Southerner sports editors Kaitlin Palaian and Elias Podber attended a Feb. 27 press conference and conducted a Q&A during a media round table with the top-seeded athletes gearing up to run in the U.S. Olympic Team Trials – Marathon on Saturday, Feb. 29 in Atlanta.
Athlete Round Table
Southerner: Do you think being a sergeant in the Army has impacted your running ability with the mental aspect?
Korir: “No, no, just so long as you are feeling well, you are healthy, you are doing everything that you are supposed to do, I’d say it is just the same thing.”
Southerner: You started running relatively late compared to other runners who may have started much younger, how would you say you have managed to improve so quickly to the level you are at?
Korir: “I’d say one of the key things I have been trying to do is trying to stay healthy, take care of your body, stay away from injuries, don’t drink too much, don’t drink too little. If you are going to increase your mileage, do it step by step.”
Southerner: What advice would you give to a young aspiring runner?
Korir: “Just keep training, running is not going to be easy, you are not going to have good everything, some days you are going to have bad days, some days you are going to have good days, so just keep trying to do what you can do. Rest up. Eat well and enjoy what you are doing, that is the key thing.”
Southerner: You took a long break from marathon running from 2016 to the Chicago marathon, do you think that that is something that is overall going to benefit you for the race coming up on Saturday and is that a strategy that you intend to employ in the future?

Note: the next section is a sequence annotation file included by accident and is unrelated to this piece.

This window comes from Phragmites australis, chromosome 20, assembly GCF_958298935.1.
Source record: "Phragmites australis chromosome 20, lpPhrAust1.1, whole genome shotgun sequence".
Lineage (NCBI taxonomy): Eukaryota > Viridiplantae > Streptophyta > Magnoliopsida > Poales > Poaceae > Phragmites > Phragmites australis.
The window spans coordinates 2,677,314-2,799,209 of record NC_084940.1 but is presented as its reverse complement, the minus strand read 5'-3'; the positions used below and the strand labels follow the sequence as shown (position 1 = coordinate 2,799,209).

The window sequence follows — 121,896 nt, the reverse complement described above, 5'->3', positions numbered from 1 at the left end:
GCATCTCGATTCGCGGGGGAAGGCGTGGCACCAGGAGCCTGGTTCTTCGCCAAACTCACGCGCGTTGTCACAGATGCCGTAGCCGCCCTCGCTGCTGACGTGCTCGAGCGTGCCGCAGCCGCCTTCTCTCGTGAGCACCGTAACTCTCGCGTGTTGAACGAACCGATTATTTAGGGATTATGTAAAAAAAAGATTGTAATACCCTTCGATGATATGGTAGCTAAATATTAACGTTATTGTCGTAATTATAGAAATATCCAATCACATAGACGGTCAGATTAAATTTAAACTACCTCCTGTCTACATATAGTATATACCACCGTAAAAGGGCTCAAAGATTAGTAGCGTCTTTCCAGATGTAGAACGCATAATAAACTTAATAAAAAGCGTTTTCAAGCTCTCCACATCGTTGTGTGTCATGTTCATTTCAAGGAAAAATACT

Riley: “Oh, I don’t think it benefitted me. Well, part of the reason for that change was I was not in a place where I was happy and I was hurt and so I definitely needed to get over that had I continued to train on this achilles, yeah I would not be in the place that I am in right now. I needed to get that taken care of. If I am being honest, I would have preferred to have at least one more healthy segment before Chicago just to get just a little bit longer getting things strengthened and evened out. Obviously I can’t change that. But one of the good things is I am 31, so I am kind of reaching that upper end of when people are super competitive, but I also have three years of less wear and tear on my legs, so I am going to assume that is going to be a benefit and we will see if that actually plays out. I will say that having to spend that long fighting through some stuff, it really gives me a different perspective of what pain in the middle of the race is. One of the things I have been trying to focus on is like ‘you did not spend all of that time and effort and emotional energy to come back just to fall off the pack at mile 17 and be an almost ran’ so that is something that I am going to try and keep in mind once it gets hard, which it certainly will.”
Southerner: What kind of advice would you give to young runners who are trying to aspire to become someone like you?
Riley: “Keep it consistent. So, I think it is not about crushing any one single run, it is not about crushing any one single season, you can have down ones and up ones, it’s just the consistency of miles over time that really does it. I mean all of this is going to sound trite because I am not just trying to inspire people but it really is a very simple formula to improve. You just run a lot and you increase gradually and you kind of accumulate load over time and you get better. I would also quote Desi [Des Linden] and just say, ‘keep showing up,’ because if you keep showing up, you will eventually make some sort of improvement whether that is making it here [Olympic trials] or doing whatever it is you are able to do, it will eventually work out, hopefully.”